Fight for more SEN schools in Horsham

Katherine Daw-Hunt with her son George  and Helen Potter with her son Ryan SUS-141223-174418001
Katherine Daw-Hunt with her son George and Helen Potter with her son Ryan SUS-141223-174418001

Mothers throughout the area are fighting for their children after struggling to get them into full time education for almost a year.

Parents have raised concerns about a lack of special educational needs (SEN) schools in the Horsham district after failing to find places for their children who suffer with autism and learning difficulties.

Katherine Daw-Hunt, from Horsham, went through the process with her oldest son Harry and is going through it again with her youngest son George, both of whom suffer from autism.

She said Harry had struggled to learn in a mainstream school and did not want George to go through the same processes.

She said: “George would struggle to cope in a mainstream school. He needs to be in a SEN school where there are specialised people around him. There are a lack of SEN schools in Horsham and the ones that are already here are over-subscribed.

“I really don’t see why there is such a massive problem building a new SEN school in Horsham. We love our kids to bits and we are fighting for them because we love them.”

Helen Potter has also been through the process with her eldest son Lee and is going through it once more with youngest son Ryan.

She said: “Ryan is at Manor Green but I had to fight for his place. We want them to learn, we want them to be happy, we want the best for our children, we want our children to go to university or have carers but how can they if they are not in full time education?”

Trish Duffy’s six-year-old daughter suffers with PDA, a form of autism, and has been out of education for almost a year as she couldn’t cope in a mainstream school.

She said: “My daughter has been out of school for ten months and she was suspended for nine of the ten weeks when she was in school. She had to be removed on a couple of occasions because she was disrupting the learning of 29 other children, that’s not fair on her or them.

“I get lots of comments from people saying why is she not in school and I say I would love her to be in school but there is no where for her to go.”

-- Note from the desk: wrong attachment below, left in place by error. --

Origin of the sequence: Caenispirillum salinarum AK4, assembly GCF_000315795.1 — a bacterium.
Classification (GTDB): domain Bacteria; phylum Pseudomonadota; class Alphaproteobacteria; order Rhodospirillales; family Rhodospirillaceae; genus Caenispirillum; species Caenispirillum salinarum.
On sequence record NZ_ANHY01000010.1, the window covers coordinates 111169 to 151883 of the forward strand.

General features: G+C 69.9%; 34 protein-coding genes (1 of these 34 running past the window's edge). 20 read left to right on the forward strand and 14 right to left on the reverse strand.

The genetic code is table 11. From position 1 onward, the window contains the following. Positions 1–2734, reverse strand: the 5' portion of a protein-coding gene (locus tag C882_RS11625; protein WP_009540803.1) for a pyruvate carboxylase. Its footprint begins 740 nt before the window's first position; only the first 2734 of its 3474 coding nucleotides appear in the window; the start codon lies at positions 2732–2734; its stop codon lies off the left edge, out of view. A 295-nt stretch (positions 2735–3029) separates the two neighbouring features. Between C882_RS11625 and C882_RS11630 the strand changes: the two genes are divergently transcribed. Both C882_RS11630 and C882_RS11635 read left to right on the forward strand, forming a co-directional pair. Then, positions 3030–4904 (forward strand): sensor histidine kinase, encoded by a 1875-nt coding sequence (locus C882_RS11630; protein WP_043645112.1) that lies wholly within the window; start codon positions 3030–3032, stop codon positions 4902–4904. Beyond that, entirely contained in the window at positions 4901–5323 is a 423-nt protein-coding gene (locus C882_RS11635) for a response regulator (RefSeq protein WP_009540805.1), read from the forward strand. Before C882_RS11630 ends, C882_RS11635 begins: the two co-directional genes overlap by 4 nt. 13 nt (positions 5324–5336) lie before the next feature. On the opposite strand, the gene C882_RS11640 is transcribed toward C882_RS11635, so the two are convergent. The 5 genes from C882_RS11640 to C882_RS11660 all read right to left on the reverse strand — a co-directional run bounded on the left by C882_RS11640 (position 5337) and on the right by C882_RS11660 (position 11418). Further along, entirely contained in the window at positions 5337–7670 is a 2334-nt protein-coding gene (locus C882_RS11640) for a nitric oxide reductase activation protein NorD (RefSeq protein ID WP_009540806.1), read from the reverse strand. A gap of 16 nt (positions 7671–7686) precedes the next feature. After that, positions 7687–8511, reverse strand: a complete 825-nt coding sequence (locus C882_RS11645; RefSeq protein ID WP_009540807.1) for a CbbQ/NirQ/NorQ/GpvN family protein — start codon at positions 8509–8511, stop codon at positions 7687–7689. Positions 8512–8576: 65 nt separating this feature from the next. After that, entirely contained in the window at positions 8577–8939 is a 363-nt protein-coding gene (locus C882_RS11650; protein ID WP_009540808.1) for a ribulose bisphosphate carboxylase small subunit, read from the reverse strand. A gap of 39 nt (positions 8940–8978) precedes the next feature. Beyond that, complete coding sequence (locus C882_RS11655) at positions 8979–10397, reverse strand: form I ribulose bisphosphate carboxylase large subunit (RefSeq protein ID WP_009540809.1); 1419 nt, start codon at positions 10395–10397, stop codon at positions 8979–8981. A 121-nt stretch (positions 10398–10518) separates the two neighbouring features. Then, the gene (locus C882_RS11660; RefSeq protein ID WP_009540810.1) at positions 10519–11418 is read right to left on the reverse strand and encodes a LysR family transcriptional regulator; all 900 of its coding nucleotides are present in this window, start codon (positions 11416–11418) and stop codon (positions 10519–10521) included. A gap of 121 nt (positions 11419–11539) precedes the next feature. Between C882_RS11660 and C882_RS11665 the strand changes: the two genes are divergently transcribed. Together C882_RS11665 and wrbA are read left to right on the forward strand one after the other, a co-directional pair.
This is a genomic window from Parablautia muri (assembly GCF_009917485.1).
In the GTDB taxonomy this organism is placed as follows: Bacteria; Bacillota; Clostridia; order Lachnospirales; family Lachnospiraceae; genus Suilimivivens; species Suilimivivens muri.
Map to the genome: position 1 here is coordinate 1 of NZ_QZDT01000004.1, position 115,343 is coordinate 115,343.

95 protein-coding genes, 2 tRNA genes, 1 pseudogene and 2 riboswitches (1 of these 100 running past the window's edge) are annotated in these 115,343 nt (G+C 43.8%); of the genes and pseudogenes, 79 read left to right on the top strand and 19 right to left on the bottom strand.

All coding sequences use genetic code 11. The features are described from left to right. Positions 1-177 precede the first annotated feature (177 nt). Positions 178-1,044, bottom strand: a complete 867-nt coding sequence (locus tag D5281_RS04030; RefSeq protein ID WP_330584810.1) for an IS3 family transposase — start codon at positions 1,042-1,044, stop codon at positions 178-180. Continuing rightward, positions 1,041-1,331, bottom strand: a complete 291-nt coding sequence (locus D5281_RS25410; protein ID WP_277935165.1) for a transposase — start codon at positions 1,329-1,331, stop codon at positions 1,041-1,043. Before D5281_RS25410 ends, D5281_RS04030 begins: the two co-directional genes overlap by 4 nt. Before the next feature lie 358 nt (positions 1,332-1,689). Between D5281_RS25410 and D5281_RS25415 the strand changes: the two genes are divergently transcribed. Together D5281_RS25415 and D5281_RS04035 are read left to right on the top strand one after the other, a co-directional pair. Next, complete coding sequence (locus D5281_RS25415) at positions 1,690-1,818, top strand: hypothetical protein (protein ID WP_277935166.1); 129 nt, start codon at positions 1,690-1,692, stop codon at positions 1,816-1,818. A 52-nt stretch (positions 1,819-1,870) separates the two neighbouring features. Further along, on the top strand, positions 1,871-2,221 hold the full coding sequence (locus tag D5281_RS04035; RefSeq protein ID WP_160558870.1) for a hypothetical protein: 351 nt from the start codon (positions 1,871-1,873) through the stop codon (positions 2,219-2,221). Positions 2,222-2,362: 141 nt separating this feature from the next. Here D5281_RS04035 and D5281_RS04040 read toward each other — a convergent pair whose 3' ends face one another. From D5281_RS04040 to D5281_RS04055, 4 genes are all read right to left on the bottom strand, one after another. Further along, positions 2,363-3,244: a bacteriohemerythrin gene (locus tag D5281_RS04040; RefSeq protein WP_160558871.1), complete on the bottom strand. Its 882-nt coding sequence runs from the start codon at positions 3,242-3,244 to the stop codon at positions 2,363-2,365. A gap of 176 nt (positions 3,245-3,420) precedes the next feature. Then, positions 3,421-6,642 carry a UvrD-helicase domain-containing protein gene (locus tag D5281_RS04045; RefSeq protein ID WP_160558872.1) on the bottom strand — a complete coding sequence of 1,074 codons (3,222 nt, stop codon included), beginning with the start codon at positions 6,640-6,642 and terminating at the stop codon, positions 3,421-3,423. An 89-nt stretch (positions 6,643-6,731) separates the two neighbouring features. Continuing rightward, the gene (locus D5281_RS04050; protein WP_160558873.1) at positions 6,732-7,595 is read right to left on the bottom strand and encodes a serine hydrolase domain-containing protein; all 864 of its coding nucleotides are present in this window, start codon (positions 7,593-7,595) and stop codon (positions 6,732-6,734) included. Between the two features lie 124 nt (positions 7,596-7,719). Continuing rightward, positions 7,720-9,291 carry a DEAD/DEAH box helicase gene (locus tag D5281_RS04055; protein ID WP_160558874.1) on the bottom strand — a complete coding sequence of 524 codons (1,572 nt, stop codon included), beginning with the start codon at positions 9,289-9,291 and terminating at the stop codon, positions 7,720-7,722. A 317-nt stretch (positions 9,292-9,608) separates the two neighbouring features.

The parents have also said delays in their children’s special educational needs statements, which outline the extra support their children need, have led to problems getting them into schools.

Katherine received her statement four weeks after it was due and was unhappy with the delay and the lack of communication from the council. She said: “If George was in school without his statement then he would not get the support he is getting now.”

Trish added: “I waited 48 weeks for my statement. I have been close to a breakdown on so many occasions, there is no support and we have to wait again and again and again.”

A spokesperson for West Sussex County Council, responsible for education in the county, said they were aware of delays in finalising school placements for some children with special educational needs and a change in the law meant they had altered the way services are organised.

They added: “Where it is agreed that a child has needs that can only be met in a special school, a mainstream school would not be offered. At present there are limited places available in West Sussex maintained special schools. However, a new building programme is currently expanding capacity within a number of those schools and will when completed create an additional 19 classes. We are also aware that the National Autistic Society is re-submitting a bid to the Department for Education to open a free school in West Sussex.”

The council also apologised for delays in issuing SEN statements but said these would not affect a child starting school. They added: “Additional resources are now being used in order to ensure these are finalised as soon as possible. If any families who have been affected would like to contact us, we will investigate fully.”